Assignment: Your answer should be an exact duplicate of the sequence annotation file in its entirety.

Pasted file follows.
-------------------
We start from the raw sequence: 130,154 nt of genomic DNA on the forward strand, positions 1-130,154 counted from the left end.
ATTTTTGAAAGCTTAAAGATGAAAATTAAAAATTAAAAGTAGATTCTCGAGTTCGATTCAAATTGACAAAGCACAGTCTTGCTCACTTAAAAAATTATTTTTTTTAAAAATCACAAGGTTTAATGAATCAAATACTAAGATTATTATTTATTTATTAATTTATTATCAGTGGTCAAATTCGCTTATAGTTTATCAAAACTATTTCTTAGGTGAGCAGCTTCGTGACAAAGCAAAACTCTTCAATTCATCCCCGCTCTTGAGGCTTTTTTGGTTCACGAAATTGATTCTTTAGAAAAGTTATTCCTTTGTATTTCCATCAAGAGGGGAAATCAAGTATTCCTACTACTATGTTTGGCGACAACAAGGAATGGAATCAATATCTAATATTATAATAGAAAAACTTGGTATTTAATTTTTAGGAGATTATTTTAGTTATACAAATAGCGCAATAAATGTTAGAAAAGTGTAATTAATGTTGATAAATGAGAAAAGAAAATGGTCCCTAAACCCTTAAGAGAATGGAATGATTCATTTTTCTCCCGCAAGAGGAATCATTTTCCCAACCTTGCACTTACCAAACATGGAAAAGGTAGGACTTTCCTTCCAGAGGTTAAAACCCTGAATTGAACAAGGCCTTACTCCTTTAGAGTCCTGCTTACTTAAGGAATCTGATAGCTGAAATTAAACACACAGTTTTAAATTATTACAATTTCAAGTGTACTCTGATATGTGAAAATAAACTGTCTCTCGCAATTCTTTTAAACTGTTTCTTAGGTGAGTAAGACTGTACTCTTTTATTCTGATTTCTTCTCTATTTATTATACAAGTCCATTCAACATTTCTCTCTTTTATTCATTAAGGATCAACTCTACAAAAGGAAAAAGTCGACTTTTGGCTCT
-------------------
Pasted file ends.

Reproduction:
We start from the raw sequence: 130,154 nt of genomic DNA on the forward strand, positions 1-130,154 counted from the left end.
ATTTTTGAAAGCTTAAAGATGAAAATTAAAAATTAAAAGTAGATTCTCGAGTTCGATTCAAATTGACAAAGCACAGTCTTGCTCACTTAAAAAATTATTTTTTTTAAAAATCACAAGGTTTAATGAATCAAATACTAAGATTATTATTTATTTATTAATTTATTATCAGTGGTCAAATTCGCTTATAGTTTATCAAAACTATTTCTTAGGTGAGCAGCTTCGTGACAAAGCAAAACTCTTCAATTCATCCCCGCTCTTGAGGCTTTTTTGGTTCACGAAATTGATTCTTTAGAAAAGTTATTCCTTTGTATTTCCATCAAGAGGGGAAATCAAGTATTCCTACTACTATGTTTGGCGACAACAAGGAATGGAATCAATATCTAATATTATAATAGAAAAACTTGGTATTTAATTTTTAGGAGATTATTTTAGTTATACAAATAGCGCAATAAATGTTAGAAAAGTGTAATTAATGTTGATAAATGAGAAAAGAAAATGGTCCCTAAACCCTTAAGAGAATGGAATGATTCATTTTTCTCCCGCAAGAGGAATCATTTTCCCAACCTTGCACTTACCAAACATGGAAAAGGTAGGACTTTCCTTCCAGAGGTTAAAACCCTGAATTGAACAAGGCCTTACTCCTTTAGAGTCCTGCTTACTTAAGGAATCTGATAGCTGAAATTAAACACACAGTTTTAAATTATTACAATTTCAAGTGTACTCTGATATGTGAAAATAAACTGTCTCTCGCAATTCTTTTAAACTGTTTCTTAGGTGAGTAAGACTGTACTCTTTTATTCTGATTTCTTCTCTATTTATTATACAAGTCCATTCAACATTTCTCTCTTTTATTCATTAAGGATCAACTCTACAAAAGGAAAAAGTCGACTTTTGGCTCT